(ii) Illustration of principles. The provisions of this subparagraph may be illustrated by the following example:

(a) Facts. The books of P, a life insurance company, reveal the following facts:

Taxable investment income Gain from operations Loss from operations
1959 $9,000,000 $10,000,000
1960 ($9,800,000)
The gain from operations thus shown is computed without regard to any operations loss deduction or deductions under section 809(d) (3), (5), and (6), as limited by section 809(f). Assume that for the taxable year 1959, P has (without regard to the limitation of section 809(f) or the operations loss deduction for 1959) a deduction under section 809(d)(3) of $2,500,000 for dividends to policyholders and no deductions under section 809(d) (5) or (6).

(b) Determination of section 809(f) limitation and deduction for dividends to policyholders without regard to the operations loss deduction for 1959. In order to determine gain or loss from operations for 1959, P must determine the deduction for dividends to policyholders for such year. Under the provisions of section 809(f), the amount of such deduction shall not exceed the sum of (1) the amount (if any) by which the gain from operations for such year (determined without regard to such deduction) exceeds P's taxable investment income for such year, plus (2) $250,000. Since the gain from operations as thus determined ($10,000,000) exceeds the taxable investment income ($9,000,000) by $1,000,000, the limitation on such deduction is $1,250,000 ($1,000,000 plus $250,000). Accordingly, only $1,250,000 of the $2,500,000 deduction for dividends to policyholders shall be allowed. The gain from operations for such year is $8,750,000 ($10,000,000 minus $1,250,000).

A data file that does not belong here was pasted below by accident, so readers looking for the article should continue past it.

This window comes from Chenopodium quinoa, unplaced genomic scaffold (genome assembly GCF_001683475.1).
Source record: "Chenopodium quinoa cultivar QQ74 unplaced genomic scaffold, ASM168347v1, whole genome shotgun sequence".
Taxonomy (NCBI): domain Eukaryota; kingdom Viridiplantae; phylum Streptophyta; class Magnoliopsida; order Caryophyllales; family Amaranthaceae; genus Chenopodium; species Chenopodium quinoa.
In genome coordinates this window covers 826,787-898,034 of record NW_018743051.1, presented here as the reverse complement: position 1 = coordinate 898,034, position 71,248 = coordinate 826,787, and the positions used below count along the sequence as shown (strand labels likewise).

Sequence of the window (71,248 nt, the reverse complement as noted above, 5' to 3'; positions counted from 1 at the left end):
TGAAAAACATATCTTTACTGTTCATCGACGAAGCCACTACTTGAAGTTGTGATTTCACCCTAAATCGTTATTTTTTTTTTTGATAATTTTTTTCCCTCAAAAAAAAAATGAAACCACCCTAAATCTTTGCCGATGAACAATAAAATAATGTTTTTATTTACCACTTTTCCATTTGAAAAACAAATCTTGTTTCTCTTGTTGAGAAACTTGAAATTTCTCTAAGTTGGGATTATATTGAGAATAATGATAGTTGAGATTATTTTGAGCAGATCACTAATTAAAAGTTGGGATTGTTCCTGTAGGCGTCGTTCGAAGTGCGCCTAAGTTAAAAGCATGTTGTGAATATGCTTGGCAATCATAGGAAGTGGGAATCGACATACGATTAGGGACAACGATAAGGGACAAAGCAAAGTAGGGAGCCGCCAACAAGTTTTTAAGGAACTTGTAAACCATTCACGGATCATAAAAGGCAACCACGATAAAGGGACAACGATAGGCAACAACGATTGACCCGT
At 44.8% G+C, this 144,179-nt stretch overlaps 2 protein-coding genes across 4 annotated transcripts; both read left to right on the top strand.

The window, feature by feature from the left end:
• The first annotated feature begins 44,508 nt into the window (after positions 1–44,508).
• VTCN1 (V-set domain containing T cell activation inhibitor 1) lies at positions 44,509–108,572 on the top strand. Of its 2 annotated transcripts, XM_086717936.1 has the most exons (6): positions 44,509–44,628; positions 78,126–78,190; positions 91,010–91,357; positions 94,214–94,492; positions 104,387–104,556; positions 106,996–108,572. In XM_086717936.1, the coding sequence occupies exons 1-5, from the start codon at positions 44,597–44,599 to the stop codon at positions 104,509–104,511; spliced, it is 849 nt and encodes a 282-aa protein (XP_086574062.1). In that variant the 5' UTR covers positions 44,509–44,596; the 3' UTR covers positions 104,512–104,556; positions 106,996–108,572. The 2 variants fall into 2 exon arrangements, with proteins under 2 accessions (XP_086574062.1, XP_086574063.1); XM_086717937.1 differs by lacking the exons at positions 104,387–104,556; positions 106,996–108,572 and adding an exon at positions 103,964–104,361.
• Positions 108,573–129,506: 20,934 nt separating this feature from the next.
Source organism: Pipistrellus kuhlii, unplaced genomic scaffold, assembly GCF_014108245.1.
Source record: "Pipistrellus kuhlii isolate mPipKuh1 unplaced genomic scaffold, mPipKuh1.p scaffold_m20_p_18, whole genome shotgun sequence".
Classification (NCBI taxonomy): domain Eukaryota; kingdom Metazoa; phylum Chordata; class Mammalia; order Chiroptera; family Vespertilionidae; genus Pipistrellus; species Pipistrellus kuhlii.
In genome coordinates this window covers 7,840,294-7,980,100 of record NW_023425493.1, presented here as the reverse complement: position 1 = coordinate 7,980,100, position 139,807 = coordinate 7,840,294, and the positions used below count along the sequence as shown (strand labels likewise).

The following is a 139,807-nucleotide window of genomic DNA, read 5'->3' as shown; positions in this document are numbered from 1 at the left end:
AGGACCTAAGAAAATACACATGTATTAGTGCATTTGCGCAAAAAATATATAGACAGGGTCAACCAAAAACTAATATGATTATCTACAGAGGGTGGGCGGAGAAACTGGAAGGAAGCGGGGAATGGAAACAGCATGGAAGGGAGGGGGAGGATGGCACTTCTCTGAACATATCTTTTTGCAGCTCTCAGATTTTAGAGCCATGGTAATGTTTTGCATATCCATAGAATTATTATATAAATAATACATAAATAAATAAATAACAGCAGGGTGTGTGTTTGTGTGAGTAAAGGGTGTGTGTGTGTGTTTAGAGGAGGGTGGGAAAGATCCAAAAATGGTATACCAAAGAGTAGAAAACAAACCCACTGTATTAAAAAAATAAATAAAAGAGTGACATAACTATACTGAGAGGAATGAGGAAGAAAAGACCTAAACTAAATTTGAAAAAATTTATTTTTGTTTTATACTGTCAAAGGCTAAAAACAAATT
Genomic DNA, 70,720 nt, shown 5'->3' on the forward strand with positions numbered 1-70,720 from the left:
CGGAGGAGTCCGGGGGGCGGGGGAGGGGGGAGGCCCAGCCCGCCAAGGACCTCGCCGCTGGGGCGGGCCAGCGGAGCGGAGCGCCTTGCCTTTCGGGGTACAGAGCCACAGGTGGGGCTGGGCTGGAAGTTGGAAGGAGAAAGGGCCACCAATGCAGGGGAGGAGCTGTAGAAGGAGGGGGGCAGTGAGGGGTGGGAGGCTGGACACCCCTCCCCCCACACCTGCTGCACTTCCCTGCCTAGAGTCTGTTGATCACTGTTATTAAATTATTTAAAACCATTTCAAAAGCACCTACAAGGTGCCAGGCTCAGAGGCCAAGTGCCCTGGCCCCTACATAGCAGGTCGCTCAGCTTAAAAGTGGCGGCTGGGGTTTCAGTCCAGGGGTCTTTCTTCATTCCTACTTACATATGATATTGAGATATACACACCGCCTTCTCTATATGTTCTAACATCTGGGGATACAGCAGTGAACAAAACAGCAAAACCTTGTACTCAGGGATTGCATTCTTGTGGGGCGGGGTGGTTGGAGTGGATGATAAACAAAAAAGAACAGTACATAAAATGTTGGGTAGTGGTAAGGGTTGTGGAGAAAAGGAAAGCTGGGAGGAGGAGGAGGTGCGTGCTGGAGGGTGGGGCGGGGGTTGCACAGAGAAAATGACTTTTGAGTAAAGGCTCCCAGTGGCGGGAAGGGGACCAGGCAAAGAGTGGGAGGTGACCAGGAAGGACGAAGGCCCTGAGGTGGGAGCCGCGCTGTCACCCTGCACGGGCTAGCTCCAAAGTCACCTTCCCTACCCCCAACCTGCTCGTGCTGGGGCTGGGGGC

(c) Recomputation of section 809(f) limitation and deduction for dividends to policyholders after application of the operations loss deduction for 1959. Since P has sustained a loss from operations for 1960 which shall be carried back to 1959 as an operations loss deduction, it must recompute the section 809(f) limitation and deduction for dividends to policyholders. Taking into account the $9,800,000 operations loss deduction for 1959 reduces gain from operations for such year to $200,000 ($10,000,000 minus $9,800,000). Since the gain from operations as thus determined ($200,000) is less than the taxable investment income ($9,000,000), the limitation on the deduction for dividends to policyholders is $250,000. Thus, only $250,000 of the $2,500,000 deduction for dividends to policyholders shall be allowed. The gain from operations for such year as thus determined is $9,750,000 ($10,000,000 minus $250,000) since for purposes of this determination the operations loss deduction for 1959 is not taken into account (see section 812(c)(1)). Accordingly, the offset for 1959 is $9,750,000 (the increase in the operations loss deduction for 1959, computed without regard to the carryback for 1960, which reduces life insurance company taxable income for 1959 to zero); thus, the portion of the 1960 loss from operations which shall be carried forward to 1961 is $50,000 (the excess of the 1960 loss ($9,800,000) over the offset for 1959 ($9,750,000)).

(3) Minimum limitation. The life insurance company taxable income, as modified under this paragraph, shall in no case be considered less than zero.

[T.D. 6535, 26 FR 537, Jan. 20, 1961]